6 Issues to Consider: Cloud-Based Imaging for Your Hospital

As hospitals move to integrate images with electronic records, they are finding that their legacy imaging technologies and manual processes for sharing images leave them poorly positioned to respond to market forces such as the pressure to improve quality and reduce costs. To meet the demands of the rapidly changing healthcare environment, providers are increasingly looking for ways to efficiently store and instantly share images and data with other physicians and patients. For many, that means transitioning to the cloud — easy, web-based medical imaging management that allows providers to search for, view and seamlessly exchange imaging data.

Is the cloud right for your hospital’s digital medical imaging? Here are six questions to ask to determine if this next-generation path is the one you should choose:

1. What should the imaging system accomplish now, in the next five years and beyond?
As clinical, business and regulatory demands drive the health system to become a collaborative care, coordinated and connected health information exchange ecosystem, providers of imaging services need technology to communicate and share data easily with physicians, patients and others while reducing costs. Unlike traditional imaging systems, cloud-based solutions seamlessly integrate radiology, radiologic viewer, storage, dictation and results reporting. The interoperability makes it easier for users to view, store, annotate and share current and historical images on demand.

2. What exchange, storage, access and archiving needs do you anticipate in the future? These needs will vary from provider to provider based on several factors, including the size of the organization, projected patient volume and demand for imaging services. Unlike traditional systems, cloud-based solutions allow users to eliminate the inefficiency of using CDs, snail mail, couriers and patients to share information with referring physicians; view a patient’s current and historical images on a single screen; and reduce long-term storage costs. Another key difference is that cloud-based systems offer users instant, 24/7 access to images and archives.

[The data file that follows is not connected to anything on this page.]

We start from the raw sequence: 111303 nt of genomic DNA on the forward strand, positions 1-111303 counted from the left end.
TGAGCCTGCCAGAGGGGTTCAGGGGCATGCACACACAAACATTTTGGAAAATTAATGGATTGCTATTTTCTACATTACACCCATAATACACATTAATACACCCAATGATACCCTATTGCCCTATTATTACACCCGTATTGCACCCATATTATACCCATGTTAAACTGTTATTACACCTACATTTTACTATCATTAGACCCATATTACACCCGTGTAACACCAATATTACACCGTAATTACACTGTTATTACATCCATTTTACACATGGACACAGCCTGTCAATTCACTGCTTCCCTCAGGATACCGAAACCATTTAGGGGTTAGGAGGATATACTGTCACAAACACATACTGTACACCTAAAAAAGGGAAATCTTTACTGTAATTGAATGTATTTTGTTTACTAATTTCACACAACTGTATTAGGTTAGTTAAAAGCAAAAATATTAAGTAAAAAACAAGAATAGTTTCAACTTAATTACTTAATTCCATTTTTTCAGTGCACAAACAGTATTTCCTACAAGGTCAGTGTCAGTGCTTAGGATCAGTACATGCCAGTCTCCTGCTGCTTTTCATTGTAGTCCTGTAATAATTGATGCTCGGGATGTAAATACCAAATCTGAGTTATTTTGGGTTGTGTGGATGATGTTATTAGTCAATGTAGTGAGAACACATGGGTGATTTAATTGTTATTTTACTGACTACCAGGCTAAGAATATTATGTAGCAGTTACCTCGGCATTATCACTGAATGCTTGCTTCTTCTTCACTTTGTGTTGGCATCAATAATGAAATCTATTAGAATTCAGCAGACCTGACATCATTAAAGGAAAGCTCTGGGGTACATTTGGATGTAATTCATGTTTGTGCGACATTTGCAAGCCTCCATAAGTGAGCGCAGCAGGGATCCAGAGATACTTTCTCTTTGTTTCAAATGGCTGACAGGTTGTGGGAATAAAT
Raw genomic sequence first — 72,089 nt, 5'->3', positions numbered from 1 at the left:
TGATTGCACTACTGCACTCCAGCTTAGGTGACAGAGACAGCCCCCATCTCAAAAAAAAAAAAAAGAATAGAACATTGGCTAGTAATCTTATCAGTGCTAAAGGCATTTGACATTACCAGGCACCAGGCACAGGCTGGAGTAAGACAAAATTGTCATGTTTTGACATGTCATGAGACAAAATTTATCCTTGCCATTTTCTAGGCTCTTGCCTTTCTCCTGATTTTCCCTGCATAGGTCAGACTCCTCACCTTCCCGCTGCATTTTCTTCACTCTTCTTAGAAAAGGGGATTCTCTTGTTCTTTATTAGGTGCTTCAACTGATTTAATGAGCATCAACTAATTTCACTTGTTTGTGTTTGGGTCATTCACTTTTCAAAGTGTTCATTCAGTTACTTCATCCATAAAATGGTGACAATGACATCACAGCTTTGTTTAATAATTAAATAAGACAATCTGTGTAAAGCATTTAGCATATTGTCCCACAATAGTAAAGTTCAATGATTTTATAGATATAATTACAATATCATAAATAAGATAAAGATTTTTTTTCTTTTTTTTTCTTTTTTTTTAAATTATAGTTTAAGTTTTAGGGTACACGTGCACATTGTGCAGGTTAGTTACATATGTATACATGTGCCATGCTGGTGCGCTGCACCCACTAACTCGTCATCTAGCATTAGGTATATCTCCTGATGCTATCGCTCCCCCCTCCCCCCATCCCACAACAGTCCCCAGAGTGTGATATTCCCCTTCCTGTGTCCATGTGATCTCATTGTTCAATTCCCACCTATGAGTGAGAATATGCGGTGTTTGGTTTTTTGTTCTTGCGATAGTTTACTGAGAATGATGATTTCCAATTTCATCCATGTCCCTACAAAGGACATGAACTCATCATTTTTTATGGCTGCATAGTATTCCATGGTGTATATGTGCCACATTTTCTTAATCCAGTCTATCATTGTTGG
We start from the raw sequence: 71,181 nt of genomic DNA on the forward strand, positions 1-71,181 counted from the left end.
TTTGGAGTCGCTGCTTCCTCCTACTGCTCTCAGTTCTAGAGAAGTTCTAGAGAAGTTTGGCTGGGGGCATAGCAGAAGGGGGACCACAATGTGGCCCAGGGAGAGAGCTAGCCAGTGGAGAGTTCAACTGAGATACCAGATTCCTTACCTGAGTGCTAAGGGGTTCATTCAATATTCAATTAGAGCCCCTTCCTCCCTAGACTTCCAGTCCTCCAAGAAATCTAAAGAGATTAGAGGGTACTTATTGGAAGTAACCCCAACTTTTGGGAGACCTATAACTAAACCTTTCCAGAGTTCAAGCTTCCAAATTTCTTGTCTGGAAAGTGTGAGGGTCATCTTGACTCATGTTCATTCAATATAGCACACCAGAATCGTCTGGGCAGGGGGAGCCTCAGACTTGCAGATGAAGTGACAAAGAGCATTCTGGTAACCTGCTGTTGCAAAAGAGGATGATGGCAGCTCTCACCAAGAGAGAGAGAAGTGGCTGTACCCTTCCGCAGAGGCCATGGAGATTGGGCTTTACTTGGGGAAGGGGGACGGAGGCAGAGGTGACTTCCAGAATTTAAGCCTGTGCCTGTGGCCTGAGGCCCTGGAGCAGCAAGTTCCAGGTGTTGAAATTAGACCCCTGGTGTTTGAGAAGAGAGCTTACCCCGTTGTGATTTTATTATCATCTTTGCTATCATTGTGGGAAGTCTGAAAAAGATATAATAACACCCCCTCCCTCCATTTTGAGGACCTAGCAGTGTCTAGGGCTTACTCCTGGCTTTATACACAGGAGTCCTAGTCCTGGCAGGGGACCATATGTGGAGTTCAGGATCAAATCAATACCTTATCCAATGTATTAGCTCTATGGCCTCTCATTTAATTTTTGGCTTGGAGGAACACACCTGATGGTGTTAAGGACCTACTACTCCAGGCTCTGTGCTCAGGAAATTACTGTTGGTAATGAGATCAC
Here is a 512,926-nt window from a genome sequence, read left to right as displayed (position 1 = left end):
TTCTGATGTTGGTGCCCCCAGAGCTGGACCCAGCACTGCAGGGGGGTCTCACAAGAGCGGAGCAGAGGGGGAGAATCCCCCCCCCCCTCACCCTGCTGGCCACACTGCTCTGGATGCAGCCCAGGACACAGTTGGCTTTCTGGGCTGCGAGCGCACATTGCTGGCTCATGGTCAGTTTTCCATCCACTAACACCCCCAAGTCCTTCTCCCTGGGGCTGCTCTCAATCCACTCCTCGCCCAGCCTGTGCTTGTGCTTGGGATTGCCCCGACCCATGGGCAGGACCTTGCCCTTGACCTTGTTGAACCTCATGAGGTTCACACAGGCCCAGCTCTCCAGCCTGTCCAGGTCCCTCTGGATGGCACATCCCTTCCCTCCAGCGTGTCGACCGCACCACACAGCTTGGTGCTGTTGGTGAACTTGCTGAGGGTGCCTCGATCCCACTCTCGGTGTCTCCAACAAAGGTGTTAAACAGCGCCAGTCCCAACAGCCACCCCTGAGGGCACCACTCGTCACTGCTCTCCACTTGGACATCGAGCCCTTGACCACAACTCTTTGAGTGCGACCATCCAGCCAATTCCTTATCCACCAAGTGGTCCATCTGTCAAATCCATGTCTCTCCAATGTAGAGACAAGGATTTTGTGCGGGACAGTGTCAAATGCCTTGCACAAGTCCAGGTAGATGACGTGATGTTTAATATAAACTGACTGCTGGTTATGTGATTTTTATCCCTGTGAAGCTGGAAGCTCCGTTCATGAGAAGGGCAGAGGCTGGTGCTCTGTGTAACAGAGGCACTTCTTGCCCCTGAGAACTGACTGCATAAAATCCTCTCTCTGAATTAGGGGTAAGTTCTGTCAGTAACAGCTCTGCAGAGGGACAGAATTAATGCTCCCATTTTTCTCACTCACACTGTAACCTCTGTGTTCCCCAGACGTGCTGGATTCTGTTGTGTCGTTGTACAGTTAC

3. Is the solution configurable, scalable and flexible enough to handle evolving market forces, ongoing regulatory changes and new technology?
Providers that install cloud-based systems don’t have to install updates and maintain their imaging infrastructure. The vendor installs enhancements and fixes offsite. Users are often unaware of these changes, which are executed without affecting or disrupting their operations.

4. Is the system affordable? Web-based systems are far less expensive from the get-go because they don’t require large, upfront hardware or installation investments from hospitals. Organizations pay a monthly subscription fee, which allows them to access, store and share images of any size on the Internet. They don’t have to buy a server, software or contract with IT professionals because the fee includes maintenance. All they need are computers and a high speed Internet connection.

5. Is the application user friendly? The cloud typically requires minimal training because anyone who knows how to use a web browser, Google or Facebook will be able to use a cloud-based imaging system. Cloud solutions also greatly simplify access, as users can use a single password rather than several to access imaging data.

6. What impact will the system have on downtime and productivity? The cloud often accelerates the speed of implementation because users just need to connect to the system via the web. As a result, there is very little downtime or productivity loss. Organizations can shift imaging operations to the cloud in a few weeks, avoiding months of planning and implementation that a traditional system would  require. The web-based solutions also help to streamline workflow by cutting out the time and red tape involved in gathering all the relevant images generated by multiple image sources. With cloud-based management, retrieving images is as simple as a Google search. This simple, familiar technology ultimately enables facilities to boost physician and employee productivity to a greater level.

Roger Bird, MD, is a co-founder of  DICOM Grid, a healthcare IT company dedicated to making digital medical imaging accessible and affordable to all medical facilities and physicians by leveraging cloud SaaS (software-as-a-service) technology. He also is a neuroradiologist at St. Joseph's Hospital and Medical Center’s Barrow Neurological Institute in Phoenix, which is recognized internationally for its pioneering neurological  treatments, procedures and research into complex brain- and spinal cord-related diseases and conditions.

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